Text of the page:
Baptism: the Foundational Consecration

The essential, and foundational, "setting apart for God" of the human person is the Sacrament of Baptism. By Baptism we are delivered from subjection to the devil and joined to Christ. The catechism of the Catholic Church states,

CCC 1546 Christ, high priest and unique mediator, has made of the Church "a kingdom, priests for his God and Father." [Rev 1:6; 1 Pet 2:5, 9] The whole community of believers is, as such, priestly. The faithful exercise their baptismal priesthood through their participation, each according to his own vocation, in Christ's mission as priest, prophet, and king. Through the sacraments of Baptism and Confirmation the faithful are "consecrated to be ... a holy priesthood." [Second Vatican Council, Dogmatic Constitution on the Church Lumen Gentium 10]

Thus, as far as persons are concerned Baptism is the basis upon which all other uses of the term consecration must be founded. Even in the case of things, expressions such as "the baptism of the bells" to refer to the consecration of Church bells, brings us back to this reality. The Sacrament of Confirmation then becomes for the Christian the deepening and confirming of their baptismal consecration, enabling them to exercise the Gifts of the Holy Spirit sealed in them, for the good of the Church.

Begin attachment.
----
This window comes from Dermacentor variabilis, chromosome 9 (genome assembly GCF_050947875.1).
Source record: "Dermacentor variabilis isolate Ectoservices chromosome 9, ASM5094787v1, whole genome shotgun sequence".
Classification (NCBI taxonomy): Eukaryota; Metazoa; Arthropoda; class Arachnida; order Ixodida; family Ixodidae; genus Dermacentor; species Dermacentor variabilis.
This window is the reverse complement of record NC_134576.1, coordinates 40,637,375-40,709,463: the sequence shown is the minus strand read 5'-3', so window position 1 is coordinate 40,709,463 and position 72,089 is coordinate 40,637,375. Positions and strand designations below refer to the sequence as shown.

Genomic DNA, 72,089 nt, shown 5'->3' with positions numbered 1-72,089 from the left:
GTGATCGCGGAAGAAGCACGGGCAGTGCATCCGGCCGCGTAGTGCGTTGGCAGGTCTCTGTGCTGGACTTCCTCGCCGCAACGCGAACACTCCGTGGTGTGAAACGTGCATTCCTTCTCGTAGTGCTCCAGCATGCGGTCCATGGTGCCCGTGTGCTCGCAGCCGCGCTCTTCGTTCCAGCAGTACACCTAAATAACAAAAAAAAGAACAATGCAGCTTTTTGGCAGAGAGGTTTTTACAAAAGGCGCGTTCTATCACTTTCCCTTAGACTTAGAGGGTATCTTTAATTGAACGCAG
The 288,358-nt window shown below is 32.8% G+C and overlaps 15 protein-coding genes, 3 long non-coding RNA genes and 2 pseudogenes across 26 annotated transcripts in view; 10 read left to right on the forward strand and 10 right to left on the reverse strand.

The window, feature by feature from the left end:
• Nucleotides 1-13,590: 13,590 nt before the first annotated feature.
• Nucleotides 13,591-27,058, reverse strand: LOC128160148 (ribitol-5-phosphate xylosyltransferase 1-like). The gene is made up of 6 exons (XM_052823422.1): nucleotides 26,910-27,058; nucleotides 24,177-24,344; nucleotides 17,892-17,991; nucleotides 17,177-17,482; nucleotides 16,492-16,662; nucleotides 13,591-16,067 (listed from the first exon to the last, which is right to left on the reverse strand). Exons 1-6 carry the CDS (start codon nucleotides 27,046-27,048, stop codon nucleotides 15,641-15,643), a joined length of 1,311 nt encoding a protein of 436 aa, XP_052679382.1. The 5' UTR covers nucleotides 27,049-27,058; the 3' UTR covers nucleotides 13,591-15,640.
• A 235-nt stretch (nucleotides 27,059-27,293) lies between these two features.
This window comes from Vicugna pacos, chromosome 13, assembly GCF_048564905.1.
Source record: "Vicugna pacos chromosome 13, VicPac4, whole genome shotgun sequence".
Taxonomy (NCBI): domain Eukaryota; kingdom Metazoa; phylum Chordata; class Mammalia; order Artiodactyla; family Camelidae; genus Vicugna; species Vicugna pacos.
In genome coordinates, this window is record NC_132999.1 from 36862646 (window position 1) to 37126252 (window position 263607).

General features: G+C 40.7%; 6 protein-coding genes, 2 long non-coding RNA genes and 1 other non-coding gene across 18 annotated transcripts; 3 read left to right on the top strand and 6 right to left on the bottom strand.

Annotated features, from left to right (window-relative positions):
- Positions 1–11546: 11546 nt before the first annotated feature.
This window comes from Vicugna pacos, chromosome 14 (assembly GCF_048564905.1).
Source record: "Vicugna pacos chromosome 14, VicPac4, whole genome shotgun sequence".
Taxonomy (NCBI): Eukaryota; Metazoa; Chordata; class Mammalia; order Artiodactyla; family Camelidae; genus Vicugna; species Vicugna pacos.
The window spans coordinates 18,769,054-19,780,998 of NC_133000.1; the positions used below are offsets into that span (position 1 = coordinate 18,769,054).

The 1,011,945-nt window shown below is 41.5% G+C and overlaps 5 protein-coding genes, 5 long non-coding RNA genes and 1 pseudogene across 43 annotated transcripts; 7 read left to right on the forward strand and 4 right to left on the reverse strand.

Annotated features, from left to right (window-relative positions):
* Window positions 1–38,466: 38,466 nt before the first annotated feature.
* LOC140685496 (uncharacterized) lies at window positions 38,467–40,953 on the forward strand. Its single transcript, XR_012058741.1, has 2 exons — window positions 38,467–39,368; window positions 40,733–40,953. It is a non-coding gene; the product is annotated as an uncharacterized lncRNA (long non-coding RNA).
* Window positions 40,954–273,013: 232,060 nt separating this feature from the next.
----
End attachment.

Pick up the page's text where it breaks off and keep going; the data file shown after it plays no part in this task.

Why Mary?

An entirely logical question then follows from the nature of consecration. If our baptismal consecration to the Lord is basic, what reason would we have for consecrating ourselves to the Blessed Virgin Mary? To understand this it is necessary to understand the special role which Mary has in the mysteries of the Incarnation and the Redemption. Everything derives from her office as the Mother of the Redeemer, giving Him, as she alone did, the human nature in which He died for us and which was the instrumental means of our salvation. Hers was not merely a human maternity, but a predestined full participation in the Incarnation and Redemption. The Catechism tells us,

CCC 501 Jesus is Mary's only son, but her spiritual motherhood extends to all men whom indeed he came to save: "The Son whom she brought forth is he whom God placed as the first-born among many brethren, that is, the faithful in whose generation and formulation she cooperates with a mother's love."